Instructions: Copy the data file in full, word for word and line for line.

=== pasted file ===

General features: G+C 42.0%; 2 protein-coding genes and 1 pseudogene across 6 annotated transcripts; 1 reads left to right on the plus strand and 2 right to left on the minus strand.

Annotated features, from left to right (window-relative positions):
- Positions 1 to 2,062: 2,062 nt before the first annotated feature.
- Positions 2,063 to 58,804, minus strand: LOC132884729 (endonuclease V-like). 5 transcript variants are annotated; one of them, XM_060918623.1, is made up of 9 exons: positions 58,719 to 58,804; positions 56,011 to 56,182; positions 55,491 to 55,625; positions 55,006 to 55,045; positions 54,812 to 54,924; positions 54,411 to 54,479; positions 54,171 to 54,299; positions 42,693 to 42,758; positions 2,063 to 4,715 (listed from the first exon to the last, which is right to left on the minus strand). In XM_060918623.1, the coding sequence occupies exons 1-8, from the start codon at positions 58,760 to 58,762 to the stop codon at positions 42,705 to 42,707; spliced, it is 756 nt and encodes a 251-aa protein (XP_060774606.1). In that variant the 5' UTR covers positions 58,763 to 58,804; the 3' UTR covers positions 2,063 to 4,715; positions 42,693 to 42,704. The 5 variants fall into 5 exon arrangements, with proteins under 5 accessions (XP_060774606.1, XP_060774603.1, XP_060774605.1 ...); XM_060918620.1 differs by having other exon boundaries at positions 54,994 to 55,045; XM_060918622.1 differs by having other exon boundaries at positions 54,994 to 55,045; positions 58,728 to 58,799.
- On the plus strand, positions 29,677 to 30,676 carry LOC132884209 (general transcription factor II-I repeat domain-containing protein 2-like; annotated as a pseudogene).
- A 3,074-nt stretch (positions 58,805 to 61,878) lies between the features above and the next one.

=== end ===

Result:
General features: G+C 42.0%; 2 protein-coding genes and 1 pseudogene across 6 annotated transcripts; 1 reads left to right on the plus strand and 2 right to left on the minus strand.

Annotated features, from left to right (window-relative positions):
- Positions 1 to 2,062: 2,062 nt before the first annotated feature.
- Positions 2,063 to 58,804, minus strand: LOC132884729 (endonuclease V-like). 5 transcript variants are annotated; one of them, XM_060918623.1, is made up of 9 exons: positions 58,719 to 58,804; positions 56,011 to 56,182; positions 55,491 to 55,625; positions 55,006 to 55,045; positions 54,812 to 54,924; positions 54,411 to 54,479; positions 54,171 to 54,299; positions 42,693 to 42,758; positions 2,063 to 4,715 (listed from the first exon to the last, which is right to left on the minus strand). In XM_060918623.1, the coding sequence occupies exons 1-8, from the start codon at positions 58,760 to 58,762 to the stop codon at positions 42,705 to 42,707; spliced, it is 756 nt and encodes a 251-aa protein (XP_060774606.1). In that variant the 5' UTR covers positions 58,763 to 58,804; the 3' UTR covers positions 2,063 to 4,715; positions 42,693 to 42,704. The 5 variants fall into 5 exon arrangements, with proteins under 5 accessions (XP_060774606.1, XP_060774603.1, XP_060774605.1 ...); XM_060918620.1 differs by having other exon boundaries at positions 54,994 to 55,045; XM_060918622.1 differs by having other exon boundaries at positions 54,994 to 55,045; positions 58,728 to 58,799.
- On the plus strand, positions 29,677 to 30,676 carry LOC132884209 (general transcription factor II-I repeat domain-containing protein 2-like; annotated as a pseudogene).
- A 3,074-nt stretch (positions 58,805 to 61,878) lies between the features above and the next one.